3) To be clear: the average woman is fertile for approximately 10-18 days out of every 28. If a woman is very regular-- meaning her cycle comes consistently and her menses last the same number of days each time-- then it can be possible to track her fertility, either to promote or prevent pregnancy. Some women even use thermometers to measure their temperature every day, in hopes of better predicting ovulation. This method can work for creating a pregnancy, but as far as preventing one... well, it sucks. Our bodies just aren't predictable enough to rely on this method for birth control. With normal practice and normal sexual activity, the fertility awareness method will result in a 25% pregnancy rate. 25 out of 100 people using this method will get pregnant every year. So I can't, and no doctor should, in good conscience, recommend this method if a couple really wants to prevent pregnancy. But knowing more about how menstruation works will allow both men and women to make an educated decision about it. The more you know, the more effective the method will be.
4) The blood released during menses is actually the lining of the uterus. It's made up of mostly tissue, a relatively small amount of liquid blood, and also some mucus. If that sounds gross to you... yeah, I guess, get over it. This happens to most every woman you know every single month. A woman's menses can include what look like blood clots, but these are actually clumps of solid uterine tissue or solid bits of mucus stained by blood. The menses can be bright red, but it can also be every shade of copper and brown, sometimes nearly black, and even occasionally yellow. It can come lightly, heavily, or start and stop. And this is all normal. What isn't normal is an extremely heavy flow, which we tend to think of as "blow-out" periods. These wreck your clothing through pads and tampons, cause anemia, and/or last more than seven days, and they are caused by menorrhagia. For young girls, this is pretty freaky stuff-- they are generally expecting a liquid stream of bright red blood, and that's not what they are going to get. And how are they supposed to find out whether something is amiss? If we don't speak openly about this very normal part of adult womanhood, how can expect our girls to feel comfortable asking us questions? We need to tell them what normal looks and feels like, so they can recognize if something is wrong.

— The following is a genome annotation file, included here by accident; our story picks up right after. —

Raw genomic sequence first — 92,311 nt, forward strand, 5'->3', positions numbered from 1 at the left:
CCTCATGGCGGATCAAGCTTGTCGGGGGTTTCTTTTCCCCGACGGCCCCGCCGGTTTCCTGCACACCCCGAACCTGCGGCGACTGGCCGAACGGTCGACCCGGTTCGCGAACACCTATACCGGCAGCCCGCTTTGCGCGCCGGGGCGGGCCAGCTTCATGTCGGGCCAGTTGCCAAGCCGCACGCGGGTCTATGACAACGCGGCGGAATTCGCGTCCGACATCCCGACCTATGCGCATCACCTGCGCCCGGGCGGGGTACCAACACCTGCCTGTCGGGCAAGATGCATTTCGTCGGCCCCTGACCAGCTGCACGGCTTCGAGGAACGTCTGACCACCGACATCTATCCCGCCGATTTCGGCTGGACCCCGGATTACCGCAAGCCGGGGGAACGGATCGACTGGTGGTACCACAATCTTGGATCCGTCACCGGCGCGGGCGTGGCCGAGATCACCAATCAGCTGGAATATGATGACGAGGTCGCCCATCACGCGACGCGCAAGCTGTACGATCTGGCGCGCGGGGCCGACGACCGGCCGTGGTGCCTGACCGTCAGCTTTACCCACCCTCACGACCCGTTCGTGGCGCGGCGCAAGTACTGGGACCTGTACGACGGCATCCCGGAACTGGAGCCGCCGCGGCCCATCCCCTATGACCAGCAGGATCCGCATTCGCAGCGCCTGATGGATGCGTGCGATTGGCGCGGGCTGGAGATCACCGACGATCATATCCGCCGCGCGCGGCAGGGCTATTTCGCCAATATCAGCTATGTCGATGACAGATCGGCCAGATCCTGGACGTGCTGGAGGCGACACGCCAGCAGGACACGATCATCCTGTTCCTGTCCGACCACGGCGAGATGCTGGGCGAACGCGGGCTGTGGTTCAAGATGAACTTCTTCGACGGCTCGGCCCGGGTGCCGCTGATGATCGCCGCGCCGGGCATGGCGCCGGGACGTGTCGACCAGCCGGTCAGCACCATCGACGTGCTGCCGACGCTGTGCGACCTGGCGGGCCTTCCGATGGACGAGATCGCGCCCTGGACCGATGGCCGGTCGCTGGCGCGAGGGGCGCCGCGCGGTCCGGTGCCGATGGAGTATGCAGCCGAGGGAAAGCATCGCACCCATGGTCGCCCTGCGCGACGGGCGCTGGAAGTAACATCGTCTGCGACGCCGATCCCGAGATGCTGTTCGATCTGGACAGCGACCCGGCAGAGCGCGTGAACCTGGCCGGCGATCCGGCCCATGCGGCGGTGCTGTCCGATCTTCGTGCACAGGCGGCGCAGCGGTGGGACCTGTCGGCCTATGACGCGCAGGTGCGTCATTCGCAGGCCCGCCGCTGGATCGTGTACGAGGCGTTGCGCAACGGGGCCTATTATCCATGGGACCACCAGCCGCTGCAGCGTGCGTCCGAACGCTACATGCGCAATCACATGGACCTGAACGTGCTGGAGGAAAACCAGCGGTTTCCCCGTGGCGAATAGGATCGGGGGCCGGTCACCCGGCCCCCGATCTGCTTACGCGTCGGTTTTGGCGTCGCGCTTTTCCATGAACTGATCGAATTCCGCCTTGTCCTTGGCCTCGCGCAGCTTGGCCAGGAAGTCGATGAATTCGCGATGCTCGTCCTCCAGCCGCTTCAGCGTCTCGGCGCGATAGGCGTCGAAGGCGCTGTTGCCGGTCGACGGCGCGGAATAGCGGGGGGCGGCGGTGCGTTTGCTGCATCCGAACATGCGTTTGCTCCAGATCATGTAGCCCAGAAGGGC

5) Unless you are experiencing menopause, it is not normal to miss a period. For women, our periods are one of the most obvious indicators of our physical health. Missing more than three is called amenorrhea, and it is a serious health concern at any age. Irregular menses can be the result of a lot of issues-- pregnancy (of course), but also very high stress, anxiety disorders and/or clinical depression, infections in other parts of the body, high blood pressure, high cholesterol, pre-diabetes, sexually transmitted disease, medication side effects, issues with blood circulation, hormonal imbalances, very low or very high body weight, and a whole host of serious reproductive concerns. Men out there, take note: If your female loved one is missing her period, or it is too light or too heavy, or it is causing her unusual pain or illness, something could be wrong. Don't blow off these symptoms as "women's problems." Don't brush aside her feelings by calling them "dramatics" or "PMS."
Someone you love may be ill.
Part two of this series is coming up. In the meantime, let comedian Cameron Esposito tell you even more about what a period really feels like. It is NSFW, but so amazingly funny.
Questions? Comments? See you soon.